Diving into Qt's Graphics View Framework Tue, Aug 12 2014 AM
From Qt's Graphics View Framework webpage: "Graphics View provides a surface for managing and interacting with a large number of custom-made 2D graphical items, and a view widget for visualizing the items, with support for zooming and rotation."
Initial design without QGraphics
First off, I created a completely functional topology designer for PothosGui without using or even knowing about Qt's Graphics View Framework. I created a base class called GraphObject that understood bounding areas, rotation, selection, zIndex, movement, and clickable areas. The objects were drawn into a QImage and displayed into a QWidget. A tedious state machine trigged by mouse events controlled the selection and movement animations.
All of that worked, and I probably never would have changed it, except for the fact that I have begun designing the support for pothos-widgets. The Pothos widgets are blocks that contain a QWidget to be rendered inside a GraphDraw, possibly along side other blocks in the topology. When I started with the GraphObject API, I assumed that it would be easy to figure out how to render arbitrary QWidgets along side the graph elements. Now it was time to figure it out... And after a litte searching, I stumbled upon QGraphicsWidget and then QGraphicsScene and QGraphicsView.
Switching to QGraphics
So, I did a 24 hour coding hack-a-thon to refactor the graphics; and in the process I learned a lot about QGraphics.
Some wasted effort
It turns out that I could have saved myself some work and a bunch of tedium. Not that GraphObject was a complete waste either. Most of the logic in the subclasses GraphBlock, Breaker, and Connection remained. And GraphObject remained a good abstraction for dealing with the stuff outside of QGraphicsObject, like serialization, and comprehension of connectable areas for creating connections in the topology designer.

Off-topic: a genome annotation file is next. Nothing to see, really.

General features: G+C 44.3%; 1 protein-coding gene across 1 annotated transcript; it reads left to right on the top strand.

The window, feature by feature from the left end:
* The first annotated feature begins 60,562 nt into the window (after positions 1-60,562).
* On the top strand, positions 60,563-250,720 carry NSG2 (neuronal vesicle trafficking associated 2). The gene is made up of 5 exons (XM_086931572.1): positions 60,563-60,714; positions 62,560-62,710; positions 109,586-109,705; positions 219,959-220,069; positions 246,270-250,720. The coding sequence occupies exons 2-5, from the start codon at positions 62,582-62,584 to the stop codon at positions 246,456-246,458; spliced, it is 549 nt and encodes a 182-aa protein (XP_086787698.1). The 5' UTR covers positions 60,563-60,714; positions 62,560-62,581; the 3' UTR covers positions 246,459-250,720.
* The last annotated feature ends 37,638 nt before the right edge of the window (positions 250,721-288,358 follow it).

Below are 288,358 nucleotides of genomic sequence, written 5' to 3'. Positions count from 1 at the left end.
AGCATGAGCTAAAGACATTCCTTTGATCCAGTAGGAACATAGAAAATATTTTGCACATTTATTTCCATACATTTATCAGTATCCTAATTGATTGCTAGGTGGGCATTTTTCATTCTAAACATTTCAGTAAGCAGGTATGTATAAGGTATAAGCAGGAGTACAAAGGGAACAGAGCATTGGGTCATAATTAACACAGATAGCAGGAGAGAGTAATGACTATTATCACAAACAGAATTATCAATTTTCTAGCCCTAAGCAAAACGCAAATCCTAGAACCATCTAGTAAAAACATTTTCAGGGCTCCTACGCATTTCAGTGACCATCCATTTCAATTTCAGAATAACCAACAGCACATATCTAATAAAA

- removed most of the tedium around mouse clicks, highlighting, and selection
- QGraphicsView even has its own highlighty-draggy selection box called RubberBandDrag
- provides coordinate translation between visible widget and QGraphicsScene
- and of course, I can render and interact with a standard QWidget in the scene
And I'm sure that there is even more that I dont know about QGraphics that I will take advantage of in the future.
I was having a terrible time with the GraphConnections 1) not rendering across large distances and 2) being randomly not selectable. I must have twisted every knob trying to figure this one out. 5 hours later, here is the solution:
//required: BspTreeIndex is too smart for its own good, connections will not render properly this->scene()->setItemIndexMethod(QGraphicsScene::NoIndex);
So BspTreeIndex or "Binary Space Partitioning tree" is a performance algorithm to reduce the rendering complexity. But in this case, removing it made things work and didnt seem to impact the responsiveness of the animation. I suspect BspTreeIndex is more useful in the case of 100s or even 1000s of QGraphicsObjects.